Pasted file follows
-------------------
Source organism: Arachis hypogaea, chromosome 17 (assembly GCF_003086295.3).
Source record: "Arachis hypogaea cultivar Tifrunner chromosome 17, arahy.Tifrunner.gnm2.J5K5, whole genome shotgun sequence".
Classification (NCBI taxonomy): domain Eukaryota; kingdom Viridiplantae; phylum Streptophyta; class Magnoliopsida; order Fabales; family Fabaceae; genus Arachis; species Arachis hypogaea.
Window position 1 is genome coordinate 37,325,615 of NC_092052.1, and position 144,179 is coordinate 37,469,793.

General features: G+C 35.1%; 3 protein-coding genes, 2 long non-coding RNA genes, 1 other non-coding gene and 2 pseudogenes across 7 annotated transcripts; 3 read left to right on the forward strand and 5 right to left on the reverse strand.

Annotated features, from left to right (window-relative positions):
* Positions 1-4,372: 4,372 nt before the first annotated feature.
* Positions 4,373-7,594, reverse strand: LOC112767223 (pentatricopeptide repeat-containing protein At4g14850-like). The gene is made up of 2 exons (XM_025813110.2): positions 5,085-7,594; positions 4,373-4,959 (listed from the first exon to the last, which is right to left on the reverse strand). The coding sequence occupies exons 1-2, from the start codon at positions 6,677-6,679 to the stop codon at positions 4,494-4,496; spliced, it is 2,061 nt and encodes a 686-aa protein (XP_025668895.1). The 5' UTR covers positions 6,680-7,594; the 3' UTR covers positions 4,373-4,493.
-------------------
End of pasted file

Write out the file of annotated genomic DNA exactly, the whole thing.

Source organism: Arachis hypogaea, chromosome 17 (assembly GCF_003086295.3).
Source record: "Arachis hypogaea cultivar Tifrunner chromosome 17, arahy.Tifrunner.gnm2.J5K5, whole genome shotgun sequence".
Classification (NCBI taxonomy): domain Eukaryota; kingdom Viridiplantae; phylum Streptophyta; class Magnoliopsida; order Fabales; family Fabaceae; genus Arachis; species Arachis hypogaea.
Window position 1 is genome coordinate 37,325,615 of NC_092052.1, and position 144,179 is coordinate 37,469,793.

General features: G+C 35.1%; 3 protein-coding genes, 2 long non-coding RNA genes, 1 other non-coding gene and 2 pseudogenes across 7 annotated transcripts; 3 read left to right on the forward strand and 5 right to left on the reverse strand.

Annotated features, from left to right (window-relative positions):
* Positions 1-4,372: 4,372 nt before the first annotated feature.
* Positions 4,373-7,594, reverse strand: LOC112767223 (pentatricopeptide repeat-containing protein At4g14850-like). The gene is made up of 2 exons (XM_025813110.2): positions 5,085-7,594; positions 4,373-4,959 (listed from the first exon to the last, which is right to left on the reverse strand). The coding sequence occupies exons 1-2, from the start codon at positions 6,677-6,679 to the stop codon at positions 4,494-4,496; spliced, it is 2,061 nt and encodes a 686-aa protein (XP_025668895.1). The 5' UTR covers positions 6,680-7,594; the 3' UTR covers positions 4,373-4,493.